"A single nation of justice and opportunity"

In a 14-minute political sermon, George W. Bush promises to unite a divided country after the bitterly contested election.



Anthony York
January 21, 2001 5:00AM (UTC)

After all the legal wrangling that marked the presidential election, the peaceful transfer of power took place on schedule Saturday, as George W. Bush was sworn in as the 43rd president of the United States, becoming just the second son of a former president to assume the office himself.

"I will work to build a single nation of justice and opportunity," Bush pledged, in a 14-minute political sermon that will likely be judged one of his best speeches. The new president called on the "spirit of citizenship" to move the country beyond its divisions.

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"America at its best is compassionate. We know that deep, persistent poverty is unworthy of our nation's promise. Abandonment and abuse are not acts of God, they are failures of love. And the proliferation of prisons, however necessary, is no substitute for hope and order in our souls," Bush said.

Bush takes office with the narrowest electoral vote majority in American history, and is the first president in more than 100 years who did not win the nation's popular vote. But none of that appeared to matter on stage Saturday, as Bush took the oath of office while his vanquished electoral opponent, Al Gore, looked on in the background. Around Washington, however, roughly 20,000 protesters skirmished with police.

The pomp and circumstance offered a temporary pause in a contentious partisan battle that has eased little with the end of the election -- from the post-election battle in Florida, to the fight over Bush's cabinet appointees, including former Missouri Sen. John Ashcroft. Bush took the opportunity to call for partisan cooperation.

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"Civility is not a tactic or a sentiment. It is the determined choice of trust over cynicism. And this commitment, if we keep it, is a way to share accomplishment."

The speech sounded some themes not traditionally thought of as Republican. Repeating his pleas for compassion, Bush said that immigrants make us "more American, not less," and vowed to fix ailing schools for children most in need.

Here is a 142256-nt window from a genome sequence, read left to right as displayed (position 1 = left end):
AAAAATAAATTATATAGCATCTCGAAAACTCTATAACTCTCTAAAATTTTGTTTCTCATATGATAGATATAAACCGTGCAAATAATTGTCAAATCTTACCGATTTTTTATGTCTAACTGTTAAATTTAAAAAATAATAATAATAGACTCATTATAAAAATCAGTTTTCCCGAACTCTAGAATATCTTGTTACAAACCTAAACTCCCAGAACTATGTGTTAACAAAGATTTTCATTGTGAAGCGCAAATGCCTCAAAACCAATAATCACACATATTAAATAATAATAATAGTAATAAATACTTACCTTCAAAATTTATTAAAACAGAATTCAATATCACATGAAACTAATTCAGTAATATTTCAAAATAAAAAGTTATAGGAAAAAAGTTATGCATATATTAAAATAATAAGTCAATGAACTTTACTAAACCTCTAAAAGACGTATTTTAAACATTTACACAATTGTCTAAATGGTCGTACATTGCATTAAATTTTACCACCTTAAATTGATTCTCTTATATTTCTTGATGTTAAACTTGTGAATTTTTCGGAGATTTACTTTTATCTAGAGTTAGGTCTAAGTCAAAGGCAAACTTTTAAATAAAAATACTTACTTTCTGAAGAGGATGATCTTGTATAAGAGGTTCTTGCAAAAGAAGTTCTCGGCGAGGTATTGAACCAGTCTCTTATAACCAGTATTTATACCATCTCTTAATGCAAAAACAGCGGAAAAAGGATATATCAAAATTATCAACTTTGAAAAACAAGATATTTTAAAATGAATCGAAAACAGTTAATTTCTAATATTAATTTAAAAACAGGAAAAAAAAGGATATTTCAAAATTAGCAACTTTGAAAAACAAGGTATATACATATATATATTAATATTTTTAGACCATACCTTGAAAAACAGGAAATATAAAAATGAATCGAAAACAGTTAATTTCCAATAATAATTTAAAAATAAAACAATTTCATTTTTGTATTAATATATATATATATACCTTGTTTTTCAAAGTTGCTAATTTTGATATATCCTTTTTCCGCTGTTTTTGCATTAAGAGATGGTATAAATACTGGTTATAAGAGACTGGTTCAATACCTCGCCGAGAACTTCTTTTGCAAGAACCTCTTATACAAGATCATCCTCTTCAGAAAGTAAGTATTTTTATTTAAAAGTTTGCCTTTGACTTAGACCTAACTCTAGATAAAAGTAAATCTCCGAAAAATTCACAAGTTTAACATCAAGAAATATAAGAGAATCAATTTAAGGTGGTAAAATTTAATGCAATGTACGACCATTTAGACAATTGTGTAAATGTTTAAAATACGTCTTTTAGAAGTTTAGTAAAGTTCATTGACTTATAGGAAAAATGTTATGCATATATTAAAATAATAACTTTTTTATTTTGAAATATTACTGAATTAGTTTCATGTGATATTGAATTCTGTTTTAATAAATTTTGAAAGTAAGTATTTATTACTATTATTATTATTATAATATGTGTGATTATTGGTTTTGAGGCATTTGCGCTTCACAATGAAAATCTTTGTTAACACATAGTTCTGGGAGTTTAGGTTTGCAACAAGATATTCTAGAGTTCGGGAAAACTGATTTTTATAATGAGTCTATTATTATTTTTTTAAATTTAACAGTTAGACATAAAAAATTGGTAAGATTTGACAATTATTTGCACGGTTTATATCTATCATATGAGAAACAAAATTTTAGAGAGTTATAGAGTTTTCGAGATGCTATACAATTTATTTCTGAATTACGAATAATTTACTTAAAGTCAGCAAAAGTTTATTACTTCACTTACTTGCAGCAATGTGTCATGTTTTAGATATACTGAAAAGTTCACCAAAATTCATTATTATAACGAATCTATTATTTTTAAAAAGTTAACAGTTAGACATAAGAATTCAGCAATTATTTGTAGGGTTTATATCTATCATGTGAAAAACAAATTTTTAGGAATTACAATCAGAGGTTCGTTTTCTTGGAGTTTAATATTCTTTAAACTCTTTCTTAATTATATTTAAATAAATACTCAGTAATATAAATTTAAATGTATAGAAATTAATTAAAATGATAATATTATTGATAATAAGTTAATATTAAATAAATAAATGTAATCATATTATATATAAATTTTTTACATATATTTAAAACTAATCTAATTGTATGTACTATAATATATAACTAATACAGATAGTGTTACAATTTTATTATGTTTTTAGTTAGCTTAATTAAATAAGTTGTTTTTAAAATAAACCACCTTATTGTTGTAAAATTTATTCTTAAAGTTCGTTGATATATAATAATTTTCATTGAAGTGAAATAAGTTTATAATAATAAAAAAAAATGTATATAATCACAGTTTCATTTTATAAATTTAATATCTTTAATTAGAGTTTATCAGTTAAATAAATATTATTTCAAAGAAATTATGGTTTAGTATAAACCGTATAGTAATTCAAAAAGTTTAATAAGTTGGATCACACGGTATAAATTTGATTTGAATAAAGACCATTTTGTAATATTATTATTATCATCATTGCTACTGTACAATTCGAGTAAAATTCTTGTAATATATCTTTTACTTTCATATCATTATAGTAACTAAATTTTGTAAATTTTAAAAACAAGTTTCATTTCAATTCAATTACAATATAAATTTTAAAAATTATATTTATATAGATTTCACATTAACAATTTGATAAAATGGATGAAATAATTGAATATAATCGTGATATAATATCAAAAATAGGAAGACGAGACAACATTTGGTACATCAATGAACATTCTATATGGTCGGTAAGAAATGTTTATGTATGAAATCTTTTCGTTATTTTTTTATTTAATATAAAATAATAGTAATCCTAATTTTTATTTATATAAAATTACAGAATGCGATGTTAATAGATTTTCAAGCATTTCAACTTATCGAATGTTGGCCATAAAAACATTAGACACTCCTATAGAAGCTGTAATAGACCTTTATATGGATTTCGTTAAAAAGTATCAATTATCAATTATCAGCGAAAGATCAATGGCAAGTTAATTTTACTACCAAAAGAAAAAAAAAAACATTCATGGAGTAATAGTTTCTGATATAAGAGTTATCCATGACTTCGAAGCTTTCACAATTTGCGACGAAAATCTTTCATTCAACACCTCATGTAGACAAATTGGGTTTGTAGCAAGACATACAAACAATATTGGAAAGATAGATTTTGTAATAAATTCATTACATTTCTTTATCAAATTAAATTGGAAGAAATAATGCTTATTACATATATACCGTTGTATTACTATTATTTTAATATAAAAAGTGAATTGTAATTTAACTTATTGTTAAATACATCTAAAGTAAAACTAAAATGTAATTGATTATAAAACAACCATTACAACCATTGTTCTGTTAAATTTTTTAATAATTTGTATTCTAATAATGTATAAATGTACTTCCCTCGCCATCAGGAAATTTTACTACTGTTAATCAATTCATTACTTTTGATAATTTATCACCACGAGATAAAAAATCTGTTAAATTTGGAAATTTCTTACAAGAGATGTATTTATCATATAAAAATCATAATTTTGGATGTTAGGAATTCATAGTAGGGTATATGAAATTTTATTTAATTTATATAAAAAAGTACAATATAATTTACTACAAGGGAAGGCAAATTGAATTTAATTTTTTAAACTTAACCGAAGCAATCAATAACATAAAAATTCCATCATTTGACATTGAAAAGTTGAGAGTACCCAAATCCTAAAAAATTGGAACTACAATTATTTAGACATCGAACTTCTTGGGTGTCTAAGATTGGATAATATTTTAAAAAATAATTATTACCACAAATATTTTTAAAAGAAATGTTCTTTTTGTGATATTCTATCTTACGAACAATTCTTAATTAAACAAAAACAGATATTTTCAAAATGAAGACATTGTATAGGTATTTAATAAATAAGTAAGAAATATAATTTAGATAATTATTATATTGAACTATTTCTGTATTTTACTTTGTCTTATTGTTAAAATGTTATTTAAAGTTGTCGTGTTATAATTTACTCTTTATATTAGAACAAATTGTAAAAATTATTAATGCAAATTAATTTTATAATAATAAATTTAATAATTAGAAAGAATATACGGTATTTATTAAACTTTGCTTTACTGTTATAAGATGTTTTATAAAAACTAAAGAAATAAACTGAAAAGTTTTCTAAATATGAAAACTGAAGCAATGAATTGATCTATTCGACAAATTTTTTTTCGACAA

But there was no doubt that a Republican reclamation was in progress. The biggest applause lines in Bush's speech came when he repeated his campaign pledges to cut taxes and fortify our national defense.

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Before Bush took the oath, the crowd was led in prayer by Franklin Graham, who himself was performing the job his father once held. Rev. Billy Graham has provided spiritual guidance to numerous American presidents, but was too ill to attend Saturday's ceremony.

Gore made his way to the stage earlier than he would have liked, escorted by President Clinton and Senate Democratic leaders, as the Marine Corps band played "Hail to the Chief" for Clinton one last time. The former president -- fresh from issuing new executive orders and pardoning 100 wrongdoers, including his brother, Roger -- greeted his successor warmly.

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On television, cameras had a difficult time deciding which George Bush to feature, as the former president frequently teared up with emotion over his son's ascendance.

There were other remarkable political milestones evident at the ceremony. President Clinton's wife, the outgoing first lady, was announced as "the first lady, Sen. Hillary Rodham Clinton." New York's newest senator could not suppress a self-satisfied smile.

But Saturday belonged to Bush. As he took the oath of office, with his hand on a bible held by his wife, Laura, the band struck up "Hail to the Chief" for the first time for George Walker Bush.

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Bush was sworn in by Supreme Court Chief Justice William Rehnquist, wearing the gold stripes on his black robe that he introduced during the impeachment of President Clinton. The potentially awkward moment -- Rehnquist was part of a 5-4 majority that intervened to stop the Florida recount and give Bush the election -- passed without note.

There had been some talk of moving the ceremony inside the Capitol because of a cold rain. On MSNBC, presidential historian Alan Brinkley applauded the decision to brave the elements. "This is a man with very serious legitimacy problems," he noted. "This was a chance to make him look like a president in the minds of people who don't think he really is."


Anthony York

Anthony York is Salon's Washington correspondent.

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